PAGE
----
As the Centers for Disease Control and Prevention (CDC) put in place restrictions against the importation of dogs into the United States from certain countries on July 14, an Ashburn resident is working to bring to the United States as many as many adoptable puppies as possible from Turkey before this deadline.
Tina Allen Kolessar launched a virtual fundraiser through GoFundMe on June 22 to help pay for flights through which she and others could rescue stray dogs and find them new homes across the United States.
The CDC will temporarily suspend the entry of dogs into the United States from more than 100 different countries that have been deemed high risk for canine rabies, according to the agency’s website.
According to Allen Kolessar, the CDC has long required that dogs receive rabies vaccines more than 30 days before arriving in the United States from international countries.
The agency recently encountered numerous cases of falsified rabies vaccination records for incoming dogs, leading to the July 14 embargo.
Turkey, where Allen Kolessar and her husband previously lived while he worked for the US Department of Justice, is among the countries deemed high risk.
During her time abroad, she noticed how ubiquitous stray animals were in the area. Packs of dogs often appeared in public parks, neighborhoods and other places, without any control.
“You can’t drive anywhere in Turkey without seeing dogs, whether on the side of the highway or in a park,” Allen Kolessar told The Times-Mirror.
“They are thrown into the forest or simply put on the street,” she said.
Allen Kolessar said the general attitude towards pets in Turkey is very different from Western cultures, with the concept of pet ownership being relatively new and “sort of a status symbol, if any. “.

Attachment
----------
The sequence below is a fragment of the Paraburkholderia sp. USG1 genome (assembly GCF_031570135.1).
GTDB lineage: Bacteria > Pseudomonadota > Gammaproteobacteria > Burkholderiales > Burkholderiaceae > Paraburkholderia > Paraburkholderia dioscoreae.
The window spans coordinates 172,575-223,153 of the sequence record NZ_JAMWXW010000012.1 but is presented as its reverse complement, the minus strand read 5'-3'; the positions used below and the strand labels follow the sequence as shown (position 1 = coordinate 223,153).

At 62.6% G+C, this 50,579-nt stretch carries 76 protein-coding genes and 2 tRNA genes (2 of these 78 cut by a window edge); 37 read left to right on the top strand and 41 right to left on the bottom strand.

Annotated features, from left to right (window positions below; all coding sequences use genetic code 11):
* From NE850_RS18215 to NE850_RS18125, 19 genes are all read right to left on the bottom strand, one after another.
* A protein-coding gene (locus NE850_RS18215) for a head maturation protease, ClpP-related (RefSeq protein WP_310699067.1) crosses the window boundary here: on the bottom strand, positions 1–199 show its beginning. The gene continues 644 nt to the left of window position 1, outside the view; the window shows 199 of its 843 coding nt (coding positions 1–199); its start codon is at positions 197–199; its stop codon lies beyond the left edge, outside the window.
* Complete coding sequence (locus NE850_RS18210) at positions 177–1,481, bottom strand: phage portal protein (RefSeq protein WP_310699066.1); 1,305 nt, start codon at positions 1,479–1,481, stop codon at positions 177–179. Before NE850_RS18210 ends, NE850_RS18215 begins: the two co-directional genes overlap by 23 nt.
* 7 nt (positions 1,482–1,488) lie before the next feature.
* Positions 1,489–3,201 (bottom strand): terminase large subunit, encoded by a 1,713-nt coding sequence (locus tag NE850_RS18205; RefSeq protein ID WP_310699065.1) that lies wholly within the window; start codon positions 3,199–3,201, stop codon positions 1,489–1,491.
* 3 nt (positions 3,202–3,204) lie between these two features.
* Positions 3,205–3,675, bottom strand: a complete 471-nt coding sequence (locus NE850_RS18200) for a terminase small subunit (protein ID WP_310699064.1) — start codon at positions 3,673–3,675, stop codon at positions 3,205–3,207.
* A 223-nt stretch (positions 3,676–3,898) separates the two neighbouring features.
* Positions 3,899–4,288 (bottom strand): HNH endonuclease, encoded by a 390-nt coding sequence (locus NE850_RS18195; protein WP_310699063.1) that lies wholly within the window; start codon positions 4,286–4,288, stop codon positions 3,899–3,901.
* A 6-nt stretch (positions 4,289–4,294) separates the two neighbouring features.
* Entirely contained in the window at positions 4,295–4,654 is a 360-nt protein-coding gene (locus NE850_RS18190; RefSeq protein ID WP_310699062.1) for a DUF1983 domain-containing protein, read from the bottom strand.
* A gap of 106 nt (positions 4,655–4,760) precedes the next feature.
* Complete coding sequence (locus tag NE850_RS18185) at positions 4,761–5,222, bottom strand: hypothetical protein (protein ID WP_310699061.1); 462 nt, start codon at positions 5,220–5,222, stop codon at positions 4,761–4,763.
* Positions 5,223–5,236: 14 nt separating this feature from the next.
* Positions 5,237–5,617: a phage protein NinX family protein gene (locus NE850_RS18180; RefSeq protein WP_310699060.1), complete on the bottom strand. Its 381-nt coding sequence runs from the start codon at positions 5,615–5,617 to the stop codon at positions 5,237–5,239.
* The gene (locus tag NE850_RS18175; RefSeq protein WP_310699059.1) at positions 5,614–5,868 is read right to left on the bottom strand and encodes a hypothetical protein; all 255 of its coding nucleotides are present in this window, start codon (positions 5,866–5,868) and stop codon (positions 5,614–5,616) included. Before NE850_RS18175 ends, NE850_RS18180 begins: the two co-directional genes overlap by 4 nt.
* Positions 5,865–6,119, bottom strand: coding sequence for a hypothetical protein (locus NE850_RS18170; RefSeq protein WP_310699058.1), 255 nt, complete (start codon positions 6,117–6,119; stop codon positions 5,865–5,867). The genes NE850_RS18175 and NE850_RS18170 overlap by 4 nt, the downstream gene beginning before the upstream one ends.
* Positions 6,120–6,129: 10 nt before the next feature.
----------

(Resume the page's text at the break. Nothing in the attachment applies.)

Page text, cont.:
“People will have puppies and they’ll go to the beach house for the summer, and then at the end of the summer they’ll leave the dog behind,” she said.
The overwhelming presence of stray cats around his residence led Allen Kolessar to begin practicing the trap-neuter-return (TNR) method, in an effort to humanely control the free-roaming feline population.
“I didn’t want all those cats whining and not being fed,” she said.
“I… neutered and neutered 30 cats at my expense.”
Her reputation for caring for homeless animals quickly grew, and soon she was receiving friend requests to help find new homes for local animals in need.
“Everyone was like, ‘Hey, I found this kitten,’ or ‘Hey, I found this dog that’s being abused,'” Allen Kolessar said.
“I’m kind of an accidental rescuer,” she said.
Her efforts to help homeless animals continued after she returned to the United States with her husband.
With the help of a friend in Turkey, she would identify adoptable dogs and arrange for them to be airlifted to a loving American family after a multi-step vetting process.
This process, at a minimum, involves giving the dogs rabies vaccines and distemper vaccines, as well as inserting microchips into them.
The CDC’s new restrictions, however, have put Allen Kolessar’s rescue efforts in the near future at risk, even those involving dogs that have already been checked, boarded and given foster care.
One of these dogs was originally scheduled to fly to their new home in Ohio in just a few weeks.
“[The dog] needed surgery and we were giving him time to heal,” she said.
“She was supposed to fly over on July 20, everything was settled. Well, it doesn’t meet the July 14 deadline, so all of a sudden it’s a scramble,” she said.
The virtual fundraiser, Allen Kolessar hopes, will fund as many last-minute flights to the United States as possible before the deadline.
The fundraiser is one of many campaigns recently highlighted by GoFundMe officials, as a number of dog lovers across the country tried to import as many dogs as possible before the deadline of 14 July.
“We can’t leave them there,” Allen Kolessar wrote on the campaign’s webpage. “We can’t put them back on the streets, dumps and wastelands where they came from.”
The campaign racked up $2,615 on Tuesday morning, just over half of its $4,000 goal.